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(Subsection 127(1) of the Securities Act, RSO 1990, c S.5)


Staff of the Enforcement Branch ("Enforcement Staff") of the Ontario Securities Commission (the "Commission") request that the Commission make an order pursuant to subsection 127(1) of the Securities Act, RSO 1990, c S.5 (the "Act") to approve the settlement agreement dated as of February 16, 2018 between Theralase Technologies Inc. ("Theralase" or the "Company"), Roger Dumoulin-White ("Dumoulin-White" and, together with Theralase, the "Respondents") and Enforcement Staff.


Enforcement Staff make the following allegations of fact:

(1) Overview

1. Requirements for timely, accurate and efficient disclosure of information, be it forward-looking or about historical events, are a primary means for achieving the purposes of the Act. This matter concerns failures by a TSX-Venture-listed issuer, Theralase, and its President and Chief Executive Officer, Dumoulin-White, to provide accurate and complete disclosure about the development of one of Theralase's lead products, the TLC-2000 therapeutic laser (the "TLC-2000"). The disclosure issues concern: (a) forward-looking information ("FLI") about anticipated milestones and expected revenues; (b) the absence of updates to that information, including why targets were not achieved; and (c) historical information about the status of the device's regulatory approvals.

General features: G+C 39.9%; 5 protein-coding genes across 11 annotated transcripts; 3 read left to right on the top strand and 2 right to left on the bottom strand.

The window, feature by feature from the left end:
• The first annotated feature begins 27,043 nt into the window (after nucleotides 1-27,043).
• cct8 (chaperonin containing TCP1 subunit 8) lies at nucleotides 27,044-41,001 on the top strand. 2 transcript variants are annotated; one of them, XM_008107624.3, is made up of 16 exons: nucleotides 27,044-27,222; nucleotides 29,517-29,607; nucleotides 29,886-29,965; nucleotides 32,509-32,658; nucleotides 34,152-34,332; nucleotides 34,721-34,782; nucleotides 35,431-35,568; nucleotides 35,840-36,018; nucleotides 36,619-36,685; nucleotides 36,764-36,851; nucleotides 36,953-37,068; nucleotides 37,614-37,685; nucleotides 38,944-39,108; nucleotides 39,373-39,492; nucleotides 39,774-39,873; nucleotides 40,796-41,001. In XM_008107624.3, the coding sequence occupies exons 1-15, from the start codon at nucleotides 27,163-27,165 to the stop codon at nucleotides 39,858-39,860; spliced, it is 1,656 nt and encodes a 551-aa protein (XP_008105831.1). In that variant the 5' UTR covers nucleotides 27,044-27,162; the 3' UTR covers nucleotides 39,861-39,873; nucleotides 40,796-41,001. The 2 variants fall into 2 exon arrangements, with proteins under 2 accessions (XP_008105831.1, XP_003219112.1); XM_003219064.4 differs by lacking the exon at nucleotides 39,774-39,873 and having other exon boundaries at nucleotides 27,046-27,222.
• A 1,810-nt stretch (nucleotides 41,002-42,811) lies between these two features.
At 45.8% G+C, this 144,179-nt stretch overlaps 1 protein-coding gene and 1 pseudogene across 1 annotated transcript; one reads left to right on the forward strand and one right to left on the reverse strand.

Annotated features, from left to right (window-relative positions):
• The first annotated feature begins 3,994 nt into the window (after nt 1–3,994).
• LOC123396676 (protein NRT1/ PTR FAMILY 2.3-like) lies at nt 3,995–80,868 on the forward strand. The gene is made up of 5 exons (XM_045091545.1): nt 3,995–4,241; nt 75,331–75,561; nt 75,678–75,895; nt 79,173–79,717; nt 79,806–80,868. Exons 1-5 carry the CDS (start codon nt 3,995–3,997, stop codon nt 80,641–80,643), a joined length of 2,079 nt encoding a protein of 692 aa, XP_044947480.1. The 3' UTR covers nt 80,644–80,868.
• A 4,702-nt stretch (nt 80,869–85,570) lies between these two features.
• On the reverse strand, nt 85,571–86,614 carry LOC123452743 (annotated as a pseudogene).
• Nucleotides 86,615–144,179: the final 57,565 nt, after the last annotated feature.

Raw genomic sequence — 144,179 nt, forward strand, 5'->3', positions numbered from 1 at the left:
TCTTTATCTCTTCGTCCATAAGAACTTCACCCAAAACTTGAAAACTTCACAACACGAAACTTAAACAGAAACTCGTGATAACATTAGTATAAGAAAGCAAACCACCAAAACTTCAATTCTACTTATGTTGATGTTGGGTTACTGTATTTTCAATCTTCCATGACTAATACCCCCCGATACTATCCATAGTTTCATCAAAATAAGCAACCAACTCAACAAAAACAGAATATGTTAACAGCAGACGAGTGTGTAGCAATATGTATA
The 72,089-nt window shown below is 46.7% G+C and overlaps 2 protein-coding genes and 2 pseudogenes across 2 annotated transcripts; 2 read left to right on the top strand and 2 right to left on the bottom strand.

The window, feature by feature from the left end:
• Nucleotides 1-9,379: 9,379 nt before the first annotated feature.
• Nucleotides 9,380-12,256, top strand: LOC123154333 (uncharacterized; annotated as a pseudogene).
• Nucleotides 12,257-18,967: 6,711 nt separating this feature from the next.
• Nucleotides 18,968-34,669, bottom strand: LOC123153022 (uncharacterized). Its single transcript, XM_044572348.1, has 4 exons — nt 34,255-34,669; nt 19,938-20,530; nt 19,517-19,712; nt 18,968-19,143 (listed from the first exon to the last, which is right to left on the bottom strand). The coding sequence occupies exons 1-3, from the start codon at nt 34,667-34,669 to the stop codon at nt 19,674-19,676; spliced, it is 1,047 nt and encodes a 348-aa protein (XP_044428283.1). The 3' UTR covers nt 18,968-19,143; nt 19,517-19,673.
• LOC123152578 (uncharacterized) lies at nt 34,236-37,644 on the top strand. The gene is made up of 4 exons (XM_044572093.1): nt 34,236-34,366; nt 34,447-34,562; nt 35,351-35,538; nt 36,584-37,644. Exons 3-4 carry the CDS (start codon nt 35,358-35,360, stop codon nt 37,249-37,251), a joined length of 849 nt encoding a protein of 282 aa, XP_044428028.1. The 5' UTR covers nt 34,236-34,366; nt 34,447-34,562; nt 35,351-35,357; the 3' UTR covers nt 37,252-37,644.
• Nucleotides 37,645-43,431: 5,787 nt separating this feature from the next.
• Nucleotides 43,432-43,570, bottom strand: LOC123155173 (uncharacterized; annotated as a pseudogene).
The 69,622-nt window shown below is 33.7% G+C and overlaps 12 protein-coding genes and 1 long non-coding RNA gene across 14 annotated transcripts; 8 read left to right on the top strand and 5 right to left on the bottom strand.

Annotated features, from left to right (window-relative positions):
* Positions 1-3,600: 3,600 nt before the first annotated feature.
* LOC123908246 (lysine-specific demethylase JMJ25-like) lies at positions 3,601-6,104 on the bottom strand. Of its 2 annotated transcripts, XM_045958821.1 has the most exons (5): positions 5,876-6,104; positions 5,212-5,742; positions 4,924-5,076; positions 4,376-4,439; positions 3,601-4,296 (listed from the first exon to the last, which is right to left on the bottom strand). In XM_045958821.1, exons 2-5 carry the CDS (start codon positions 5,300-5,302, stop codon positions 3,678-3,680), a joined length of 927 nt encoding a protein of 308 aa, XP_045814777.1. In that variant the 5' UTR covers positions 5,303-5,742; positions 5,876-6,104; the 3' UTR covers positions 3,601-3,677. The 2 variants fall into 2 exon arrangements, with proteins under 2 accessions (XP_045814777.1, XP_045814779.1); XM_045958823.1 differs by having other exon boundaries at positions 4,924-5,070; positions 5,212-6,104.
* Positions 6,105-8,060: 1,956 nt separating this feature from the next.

2. The conduct at issue relates to Theralase's disclosure about the TLC-2000 between November 3, 2006 and August 29, 2017 (the "Material Time"). The Company disclosed expected launch dates, revenue projections and growth targets for the TLC-2000 in a manner contrary to National Instrument 51-102 Continuous Disclosure Obligations ("NI 51-102") and the public interest. The conduct at issue also relates to Theralase's disclosure regarding regulatory applications and approvals in respect of the TLC-2000's biofeedback or Cell Sensing technology from Health Canada and the U.S. Food and Drug Administration (the "FDA").